So much for the Rationale of the Reaction Its practical effect on Legislation must now be glanced at. That its influence has been legitimately and beneficially exercised in the furtherance of “Factory Legislation,” few, we presume, can doubt. But if we thus admit the necessity of ‘Protection’ in the use of women and children, the question at once arises, where shall we dran the line? If we concede the principle to the weaker individuals, shall we refuse it to the weaker classes, or the weaker national industries? The answer which has, thus far, been given is apparently in the Negative. A current has been steadily flowing in the direction of Protectionist Legislation, however we may try to blink the fact. The “Employers’ Liability” and other cognate Acts have established the principle that the Law should intervene to protect Workmen from their Masters, while the “Hares and Rabbits” Act has proved the first step in a course of Legislation designed to protect Tenant-Farmers from their Landlords. Signs are not wanting that a public opinion has been forming which is even ahead of actual Legislation, and which is preparing to insist, with irresistible strength, on a further advance in the same direction. That same great shop-keeping Class who saluted with their loud hosannas the fascinating vision of Freedom of Trade, are loudest in their clamour when the tables are turned, and when a grim, Nemesis, in the form of the Co-operative system, has threatened them with the same fate as they have inflicted on the Agriculture of Britain. The problem of the Sugar Bounties has sorely tried the consistency of the faithful Free Trader. The agitation is spreading among the working classes, and the members for Birmingham have undergone the signal mortification of having to receive resolutions from their Constituents in favour of retaliatory duties. But there is a greater question looming, in the background. The long-suffering farmer has found, at length, his voice, and we have heard in a new sense the omen dreaded by the Roman Augur, – ‘Bos locustus est'!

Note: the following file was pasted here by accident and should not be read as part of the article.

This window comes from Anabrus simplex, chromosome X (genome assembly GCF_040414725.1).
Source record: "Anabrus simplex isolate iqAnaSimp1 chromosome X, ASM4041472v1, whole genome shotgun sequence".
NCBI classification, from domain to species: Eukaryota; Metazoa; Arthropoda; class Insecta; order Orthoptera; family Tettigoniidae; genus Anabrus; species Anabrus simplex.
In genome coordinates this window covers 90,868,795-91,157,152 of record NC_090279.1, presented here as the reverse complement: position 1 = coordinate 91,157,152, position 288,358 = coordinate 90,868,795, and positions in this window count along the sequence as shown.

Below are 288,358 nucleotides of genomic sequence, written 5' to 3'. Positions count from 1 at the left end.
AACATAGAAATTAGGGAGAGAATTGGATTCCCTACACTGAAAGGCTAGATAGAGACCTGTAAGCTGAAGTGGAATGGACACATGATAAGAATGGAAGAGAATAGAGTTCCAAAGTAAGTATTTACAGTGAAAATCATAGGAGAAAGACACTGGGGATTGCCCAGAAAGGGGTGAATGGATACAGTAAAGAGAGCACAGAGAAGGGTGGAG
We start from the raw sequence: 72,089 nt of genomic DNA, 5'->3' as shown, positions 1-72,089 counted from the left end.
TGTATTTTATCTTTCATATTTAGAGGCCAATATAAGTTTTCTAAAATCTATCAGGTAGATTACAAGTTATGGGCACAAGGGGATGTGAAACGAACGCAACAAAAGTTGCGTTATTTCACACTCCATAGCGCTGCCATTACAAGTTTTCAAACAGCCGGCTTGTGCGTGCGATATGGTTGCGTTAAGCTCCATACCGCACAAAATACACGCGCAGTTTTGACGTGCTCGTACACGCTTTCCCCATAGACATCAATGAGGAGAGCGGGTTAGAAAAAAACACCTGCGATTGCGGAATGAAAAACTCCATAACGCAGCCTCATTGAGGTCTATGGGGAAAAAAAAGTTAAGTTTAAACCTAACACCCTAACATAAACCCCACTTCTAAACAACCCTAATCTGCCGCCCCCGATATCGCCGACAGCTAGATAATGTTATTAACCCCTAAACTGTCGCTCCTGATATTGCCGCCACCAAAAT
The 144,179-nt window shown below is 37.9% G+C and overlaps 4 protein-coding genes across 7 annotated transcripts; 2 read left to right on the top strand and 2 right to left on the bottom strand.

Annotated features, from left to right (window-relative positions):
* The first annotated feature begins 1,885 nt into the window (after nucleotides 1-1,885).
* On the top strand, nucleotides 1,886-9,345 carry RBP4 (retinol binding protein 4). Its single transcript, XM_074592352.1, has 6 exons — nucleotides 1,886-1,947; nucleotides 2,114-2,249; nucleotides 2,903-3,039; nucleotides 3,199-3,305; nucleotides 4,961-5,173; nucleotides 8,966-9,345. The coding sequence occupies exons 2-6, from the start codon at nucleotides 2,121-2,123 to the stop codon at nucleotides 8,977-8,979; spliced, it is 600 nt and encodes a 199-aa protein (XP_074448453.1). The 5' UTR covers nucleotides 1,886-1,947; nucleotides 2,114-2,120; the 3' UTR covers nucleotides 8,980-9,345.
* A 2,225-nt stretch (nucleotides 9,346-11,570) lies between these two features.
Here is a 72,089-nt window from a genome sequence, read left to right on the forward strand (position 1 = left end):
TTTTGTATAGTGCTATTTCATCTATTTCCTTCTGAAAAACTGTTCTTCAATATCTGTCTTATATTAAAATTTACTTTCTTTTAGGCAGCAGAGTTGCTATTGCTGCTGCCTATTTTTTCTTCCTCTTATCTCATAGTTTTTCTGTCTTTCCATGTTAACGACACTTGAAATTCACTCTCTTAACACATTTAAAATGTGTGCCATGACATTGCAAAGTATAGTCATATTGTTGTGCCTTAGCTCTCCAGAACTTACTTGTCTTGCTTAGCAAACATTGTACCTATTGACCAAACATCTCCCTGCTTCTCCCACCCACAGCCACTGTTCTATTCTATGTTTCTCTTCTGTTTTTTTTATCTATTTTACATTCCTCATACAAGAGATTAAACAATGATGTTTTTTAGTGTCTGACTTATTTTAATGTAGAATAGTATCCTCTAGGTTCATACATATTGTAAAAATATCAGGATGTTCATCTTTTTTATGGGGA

Now the most remarkable feature in this Phenomenon, is the source from which the cry is rising for forcible interference with the Laws of Nature. We are witnessing, at this moment, one of the most striking changes of front that has ever been effected by any Political Party. The Standard of the Liberals with ‘Freedom’ for its motto, is being hauled down before our eyes and, on that of the Radicals, the word ‘Repression’ is being already unfolded by the Breeze. Is this statement challenged? Then let us see how the trumpet has already spoken, and ‘with no uncertain sound.’ How has the leader of the Liberal Party spoken of those principles beneath the banners of which that Party so often advanced to the capture of Tory strongholds? He has dismissed them with a contemptuous sneer as only fit to be considered if we were legislating “for the inhabitants of Saturn or of Jupiter.” But who is the most virulent assailant of freedom of action between man and man? Who is clamouring for arbitrary restrictions, to fret and to hamper the greatest of our National Industries? Who but the Nestor of Free Trade, – the great Apostate, – who now denounces, with the hatred of a Pervert, the doctrines which he once so fanatically espoused. There probably exists no other Statesman, who has raised from his Constituents ‘a laugh’ at the expense of the tortures of loyal Irishmen, no other Statesman whose sympathies have made him the Champion of every country at enmity with England, or whose eloquence has embellished every cause – save that of truth and justice. This is no Party question. When we claim that a Statesmen should at least be consistent, should at least be just, we impugn, not his Polities, but his Morality. We admit that a Party may find it needful to change the whole system of its Policy, but we deny that it is legitimate for an individual, while upholding the sanctity of certain inviolable principles, cynically to repudiate those very principles in any case where he may find it convenient to do so.